07 June 2017

100 Fat Activists #30: Fat Poets

Two collections of poetry stand out for me as classic fat feminist texts of the 1980s. These are The Fat Black Woman's Poems by Grace Nichols and The Fat Woman Measures Up by CM Donald. The former appeared in 1884 and had a good number of reprints, the latter in 1986. I wonder if both books went on to influence a collective of US fat poets who produced an anthology in 2009, referenced below.

My preference of the two volumes has tended to be towards CM Donald's work. The pieces are angry, vulnerable, piss-taking, spiky, and I like that a lot. I identify with the speaker where they are written in the first person. I understand that this is likely because she is a white dyke like me.

When I first read The Fat Black Woman's Poems I was put off by an earlier cover to that pictured here, and what to me then looked like a cutesy rendering of fat black embodiment. One stanza, often quoted when people referenced the collection, reinforced this view of black women's fatness:

Fat is a darling
A dumpling
A squeeze
Fat is cuddles
Up a baby's sleeve

Contrast this with CM Donald's work:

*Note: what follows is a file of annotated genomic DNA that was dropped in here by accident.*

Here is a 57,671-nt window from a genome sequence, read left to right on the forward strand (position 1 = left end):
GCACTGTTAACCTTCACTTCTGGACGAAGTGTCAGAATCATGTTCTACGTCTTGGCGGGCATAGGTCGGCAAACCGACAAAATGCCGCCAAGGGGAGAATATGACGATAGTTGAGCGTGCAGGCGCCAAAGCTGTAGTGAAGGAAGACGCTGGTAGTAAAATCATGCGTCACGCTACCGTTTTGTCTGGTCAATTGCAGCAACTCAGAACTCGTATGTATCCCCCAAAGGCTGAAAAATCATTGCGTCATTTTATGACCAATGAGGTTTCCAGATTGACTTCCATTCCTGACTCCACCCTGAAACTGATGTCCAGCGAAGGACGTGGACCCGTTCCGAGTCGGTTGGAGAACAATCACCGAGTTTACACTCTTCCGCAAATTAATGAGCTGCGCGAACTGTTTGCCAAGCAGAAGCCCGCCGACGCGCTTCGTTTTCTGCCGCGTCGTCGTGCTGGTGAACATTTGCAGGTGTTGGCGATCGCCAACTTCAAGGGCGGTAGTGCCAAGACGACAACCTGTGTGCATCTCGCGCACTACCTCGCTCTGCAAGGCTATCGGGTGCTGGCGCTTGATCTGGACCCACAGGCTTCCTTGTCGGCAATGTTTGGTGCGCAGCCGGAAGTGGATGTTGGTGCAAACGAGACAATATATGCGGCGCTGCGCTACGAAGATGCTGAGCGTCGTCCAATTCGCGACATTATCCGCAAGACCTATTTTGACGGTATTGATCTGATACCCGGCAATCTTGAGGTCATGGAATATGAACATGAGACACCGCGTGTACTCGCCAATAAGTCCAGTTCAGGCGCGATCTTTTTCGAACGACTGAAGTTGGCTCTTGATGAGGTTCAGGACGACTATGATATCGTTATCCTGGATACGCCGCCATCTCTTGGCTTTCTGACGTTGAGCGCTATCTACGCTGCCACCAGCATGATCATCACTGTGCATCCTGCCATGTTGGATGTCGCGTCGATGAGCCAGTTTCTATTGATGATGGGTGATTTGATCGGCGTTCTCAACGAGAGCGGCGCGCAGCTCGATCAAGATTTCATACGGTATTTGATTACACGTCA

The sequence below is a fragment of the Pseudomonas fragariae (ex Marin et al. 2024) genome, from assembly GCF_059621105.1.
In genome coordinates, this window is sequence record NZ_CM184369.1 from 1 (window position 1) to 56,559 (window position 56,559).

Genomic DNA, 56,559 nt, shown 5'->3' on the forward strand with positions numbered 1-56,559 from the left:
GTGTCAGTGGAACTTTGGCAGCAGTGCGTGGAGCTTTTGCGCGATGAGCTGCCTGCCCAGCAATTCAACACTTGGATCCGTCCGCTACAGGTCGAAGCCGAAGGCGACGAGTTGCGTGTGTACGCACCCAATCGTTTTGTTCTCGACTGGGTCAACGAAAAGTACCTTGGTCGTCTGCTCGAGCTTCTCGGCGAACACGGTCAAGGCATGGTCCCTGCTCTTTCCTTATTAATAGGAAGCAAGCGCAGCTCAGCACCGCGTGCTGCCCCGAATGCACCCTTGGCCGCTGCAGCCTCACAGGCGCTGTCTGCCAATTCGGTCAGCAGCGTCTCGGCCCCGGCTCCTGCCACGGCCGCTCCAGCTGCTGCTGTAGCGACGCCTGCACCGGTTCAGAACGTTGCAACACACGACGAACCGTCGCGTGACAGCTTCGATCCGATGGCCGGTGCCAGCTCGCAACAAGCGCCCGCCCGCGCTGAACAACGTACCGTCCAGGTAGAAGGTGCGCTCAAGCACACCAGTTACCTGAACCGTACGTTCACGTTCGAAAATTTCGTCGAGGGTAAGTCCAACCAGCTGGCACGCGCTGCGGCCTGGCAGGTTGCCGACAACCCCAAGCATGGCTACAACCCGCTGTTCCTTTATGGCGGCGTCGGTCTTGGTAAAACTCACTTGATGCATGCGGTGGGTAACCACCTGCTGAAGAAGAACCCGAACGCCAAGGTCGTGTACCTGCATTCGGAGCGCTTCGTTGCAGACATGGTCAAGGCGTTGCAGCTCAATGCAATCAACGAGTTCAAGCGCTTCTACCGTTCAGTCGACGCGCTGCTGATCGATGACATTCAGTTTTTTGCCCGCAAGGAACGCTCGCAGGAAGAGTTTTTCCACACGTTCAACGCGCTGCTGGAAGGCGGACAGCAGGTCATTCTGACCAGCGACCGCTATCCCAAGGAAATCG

To those women
Who find me cuddly
Who like fat women
And want to hug them all;

I am not your mother
Your baby or your shelter
And I am not your blasted teddy bear

The fat black woman of Grace Nichols' poems is powerful, irreverent and sassy and I couldn't see through the strong black woman stereotype to enjoy the poetry at that time. I felt that the figure of a fat black woman who is larger than life let everyone off the hook about fatphobia, racism and sexism. I wondered if this was about the poets' respective standpoints in relation to fat, were they fat? Did this affect what they wrote? I still don't know.

But revisiting them both now, my feelings have changed. I still adore CM Donald's work and often wonder what happened to her. I have grown to appreciate The Fat Black Woman's Poems for the richness of their imagery, their sexuality, their rendering of fat black women who are so often made invisible in fat activism. Perhaps back in the day they were reduced to a stereotype because many white readers like me could not understand the world that the poet was describing. When I return to them now, I see that they are subtle pieces and that politics, death, survival, rebirth, nature and resistance are also very present. They are the work of a wonderful poet.

Barron, K., Kaplan, A. S., Makris, C., Owen, L. J. and Zellman, F. (2009) Fat Poets Speak: Voices of The Fat Poets Society, Nashville TN: Pearlsong Press.

Donald, C. M. (1986) The fat woman measures up, Charlottetown, P.E.I: Ragweed.

Nichols, G. (1984) The Fat Black Woman's Poems, London: Virago.

No comments: